Nine months into Joe Biden’s presidency, the two sides finally appear to be trying to ease tensions stemming from the Trump administration – though U.S. complaints about Chinese policies on trade, Taiwan and other issues have diminished slightly.
A closed meeting in Zurich on Wednesday between senior Chinese foreign policy adviser Yang Jiechi and White House National Security Adviser Jake Sullivan was not accompanied by the public outcry exhibited at previous meetings.
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After six hours of negotiations, the United States unveiled an agreement in principle on a virtual summit between Biden and the Chinese leader Xi Jinping before the end of the year. The two have spoken on the phone twice since Biden became president in January, but did not hold a formal meeting.
Big differences divide what, by many goals, are the world’s two most powerful nations, while fighting for what each sees as its rightful place in the world order. Some disagreements over regional security and trade and technology may be incompatible, but successful talks can address them and prevent any contagion that hampers cooperation in other areas such as climate change.
“I do not think this marks the turnaround, and somehow we will have a golden era, but perhaps we have found the floor or a floor where relations will not sink deeper,” said Drew Thompson, a former U.S. defense officer who controlled military-to-military relations with China, Taiwan, and Mongolia.
Thompson, a visiting fellow at the National University of Singapore, said the meeting in Zurich went “spectacularly well” compared to a March meeting in Alaska. Yang and Sullivan attended and other meetings between the United States and China in the last three years.
Zhao Kejin, a professor of international relations at Tsinghua University in Beijing, described the current direction as an attempt to ease tensions, saying a Xi-Biden meeting could limit those efforts.
“Compared to the tense conditions under the Trump administration, the current relationship is moving toward mitigation,” he said. “How far it will move, we will wait and see.”
A thorn in the relationship was removed two weeks ago when U.S. prosecutors reached an agreement with a Chinese telecommunications chief that put an end to lengthy extradition procedures in Canada and allowed her to return to China.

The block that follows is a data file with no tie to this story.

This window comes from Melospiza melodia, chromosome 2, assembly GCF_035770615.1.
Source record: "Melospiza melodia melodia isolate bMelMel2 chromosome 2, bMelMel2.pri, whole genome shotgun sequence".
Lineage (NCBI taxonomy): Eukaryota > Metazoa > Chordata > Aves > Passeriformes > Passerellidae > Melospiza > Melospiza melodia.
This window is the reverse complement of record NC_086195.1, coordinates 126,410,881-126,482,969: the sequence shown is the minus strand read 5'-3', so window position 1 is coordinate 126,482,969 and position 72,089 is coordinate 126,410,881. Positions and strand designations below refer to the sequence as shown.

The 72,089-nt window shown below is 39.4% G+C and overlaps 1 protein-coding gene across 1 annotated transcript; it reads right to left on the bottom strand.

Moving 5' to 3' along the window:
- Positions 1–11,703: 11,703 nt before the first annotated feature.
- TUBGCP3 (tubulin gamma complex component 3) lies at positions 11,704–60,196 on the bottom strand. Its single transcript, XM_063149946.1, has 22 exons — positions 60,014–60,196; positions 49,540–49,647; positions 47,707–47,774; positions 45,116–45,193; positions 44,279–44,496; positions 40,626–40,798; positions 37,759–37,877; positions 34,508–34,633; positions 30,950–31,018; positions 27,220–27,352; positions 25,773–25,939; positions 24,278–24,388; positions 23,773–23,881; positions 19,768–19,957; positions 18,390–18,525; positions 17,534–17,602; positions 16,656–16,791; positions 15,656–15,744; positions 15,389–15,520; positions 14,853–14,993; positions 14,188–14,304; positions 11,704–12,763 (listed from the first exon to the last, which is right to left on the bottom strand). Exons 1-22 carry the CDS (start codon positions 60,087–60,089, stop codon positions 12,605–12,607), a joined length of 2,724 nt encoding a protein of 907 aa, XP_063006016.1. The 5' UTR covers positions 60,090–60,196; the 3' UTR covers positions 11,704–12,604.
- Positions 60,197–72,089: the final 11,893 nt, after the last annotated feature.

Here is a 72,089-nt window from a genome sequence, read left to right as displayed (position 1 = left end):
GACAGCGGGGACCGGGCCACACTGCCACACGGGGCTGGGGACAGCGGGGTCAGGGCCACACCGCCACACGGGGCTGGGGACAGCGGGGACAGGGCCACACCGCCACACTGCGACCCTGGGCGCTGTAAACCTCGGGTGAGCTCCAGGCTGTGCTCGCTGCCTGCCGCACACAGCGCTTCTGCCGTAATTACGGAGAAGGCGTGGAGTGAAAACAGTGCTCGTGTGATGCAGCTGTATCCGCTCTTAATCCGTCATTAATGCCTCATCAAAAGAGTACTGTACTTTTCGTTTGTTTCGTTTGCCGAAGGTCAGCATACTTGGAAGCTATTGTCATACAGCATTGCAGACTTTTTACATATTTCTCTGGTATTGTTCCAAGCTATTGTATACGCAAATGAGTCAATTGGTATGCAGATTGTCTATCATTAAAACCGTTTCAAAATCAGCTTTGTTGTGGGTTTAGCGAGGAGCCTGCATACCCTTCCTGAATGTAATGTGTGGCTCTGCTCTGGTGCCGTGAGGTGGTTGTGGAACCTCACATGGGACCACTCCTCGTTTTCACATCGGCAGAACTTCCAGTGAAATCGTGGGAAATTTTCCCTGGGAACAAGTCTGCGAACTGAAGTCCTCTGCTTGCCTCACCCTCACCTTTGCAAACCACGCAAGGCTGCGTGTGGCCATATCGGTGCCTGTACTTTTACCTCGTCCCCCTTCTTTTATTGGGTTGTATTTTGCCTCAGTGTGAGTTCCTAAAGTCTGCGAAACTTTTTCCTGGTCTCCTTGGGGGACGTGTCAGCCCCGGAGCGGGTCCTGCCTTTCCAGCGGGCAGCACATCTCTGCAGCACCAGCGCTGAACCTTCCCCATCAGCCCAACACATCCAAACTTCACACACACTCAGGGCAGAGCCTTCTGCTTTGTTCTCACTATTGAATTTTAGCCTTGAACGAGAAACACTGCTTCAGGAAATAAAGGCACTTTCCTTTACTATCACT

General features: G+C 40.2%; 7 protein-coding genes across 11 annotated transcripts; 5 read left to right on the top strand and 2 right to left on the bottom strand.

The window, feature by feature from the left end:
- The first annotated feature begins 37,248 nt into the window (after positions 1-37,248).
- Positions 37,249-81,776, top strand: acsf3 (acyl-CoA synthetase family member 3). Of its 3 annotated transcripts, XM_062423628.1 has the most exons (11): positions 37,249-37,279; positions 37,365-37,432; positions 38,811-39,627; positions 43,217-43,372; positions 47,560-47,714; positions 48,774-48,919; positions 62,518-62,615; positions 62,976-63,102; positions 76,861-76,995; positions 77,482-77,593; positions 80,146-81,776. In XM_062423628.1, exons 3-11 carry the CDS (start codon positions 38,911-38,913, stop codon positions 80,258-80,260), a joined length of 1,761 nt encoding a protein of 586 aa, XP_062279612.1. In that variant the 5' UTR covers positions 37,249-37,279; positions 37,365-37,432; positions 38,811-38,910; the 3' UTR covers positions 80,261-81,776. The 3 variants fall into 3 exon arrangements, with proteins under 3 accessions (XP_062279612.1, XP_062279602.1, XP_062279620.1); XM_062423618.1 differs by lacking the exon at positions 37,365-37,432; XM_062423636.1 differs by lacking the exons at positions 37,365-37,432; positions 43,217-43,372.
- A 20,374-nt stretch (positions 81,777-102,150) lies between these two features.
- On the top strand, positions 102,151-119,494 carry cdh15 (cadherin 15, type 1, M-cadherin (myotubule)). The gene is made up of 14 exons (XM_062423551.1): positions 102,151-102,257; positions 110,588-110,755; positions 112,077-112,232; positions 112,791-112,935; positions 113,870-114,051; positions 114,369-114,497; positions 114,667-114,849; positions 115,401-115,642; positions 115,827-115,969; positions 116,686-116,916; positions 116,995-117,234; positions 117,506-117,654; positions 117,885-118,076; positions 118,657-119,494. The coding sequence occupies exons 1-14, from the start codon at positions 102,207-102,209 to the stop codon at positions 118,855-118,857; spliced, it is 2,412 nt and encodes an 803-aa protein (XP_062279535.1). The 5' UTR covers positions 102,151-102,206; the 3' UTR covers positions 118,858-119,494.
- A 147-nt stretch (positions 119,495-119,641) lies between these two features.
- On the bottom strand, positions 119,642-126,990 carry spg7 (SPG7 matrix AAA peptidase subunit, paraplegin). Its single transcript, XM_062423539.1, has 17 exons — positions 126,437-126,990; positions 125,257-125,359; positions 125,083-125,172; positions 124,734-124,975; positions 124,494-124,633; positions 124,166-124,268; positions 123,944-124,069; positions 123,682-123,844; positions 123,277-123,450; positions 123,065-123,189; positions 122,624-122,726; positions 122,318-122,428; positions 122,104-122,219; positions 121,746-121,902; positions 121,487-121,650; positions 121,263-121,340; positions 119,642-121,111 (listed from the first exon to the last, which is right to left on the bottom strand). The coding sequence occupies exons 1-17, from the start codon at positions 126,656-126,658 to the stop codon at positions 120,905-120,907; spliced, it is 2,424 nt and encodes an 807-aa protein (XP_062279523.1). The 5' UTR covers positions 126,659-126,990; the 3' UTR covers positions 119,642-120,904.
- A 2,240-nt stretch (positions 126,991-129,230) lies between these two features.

Shortly afterwards, two Canadians held by China for more than two years were released, and two Americans who had been blocked from leaving China were allowed to return to the United States.
And earlier this week, Chinese state media highlighted remarks from Biden’s top trade official, Katherine Tai, that she was planning honest talks with her Chinese colleagues to resolve a customs war. However, the US administration has not said whether it will meet Chinese demands to roll back the tariffs, which were levied under former President Donald Trump.
There is not much to suggest a easing of regional security, as China’s territorial and strategic ambitions in the Western Pacific have encountered setbacks by the US military and its allies.
China flew a record number of military aircraft south of Taiwan over a four-day period in the past week, calling the United States risky and destabilizing. The flights came as the United States and five other countries carried out joint naval maneuvers with three aircraft carriers northeast of Taiwan. China describes such exercises as a provocation.
Biden is also under pressure from human rights activists and Republicans to maintain a firm line with China, even as his administration seeks cooperation on climate change and on getting North Korea to end its nuclear weapons program.
U.S. Senator Marco Rubio, a Florida Republican and frequent critic, tweeted Wednesday that Biden is “dangerously delusional” if he thinks he can get a climate deal by downplaying “superpower competition” with China.
Beijing residents were cautious about future relations, but some said it was better for the two sides to talk to each other than not. They blamed a hostile American stance on the state of the relationship, repeating the stance of the Chinese government.
“I do not have a good impression of the United States,” He Taiqin said. “I feel the country is overbearing and aggressive.”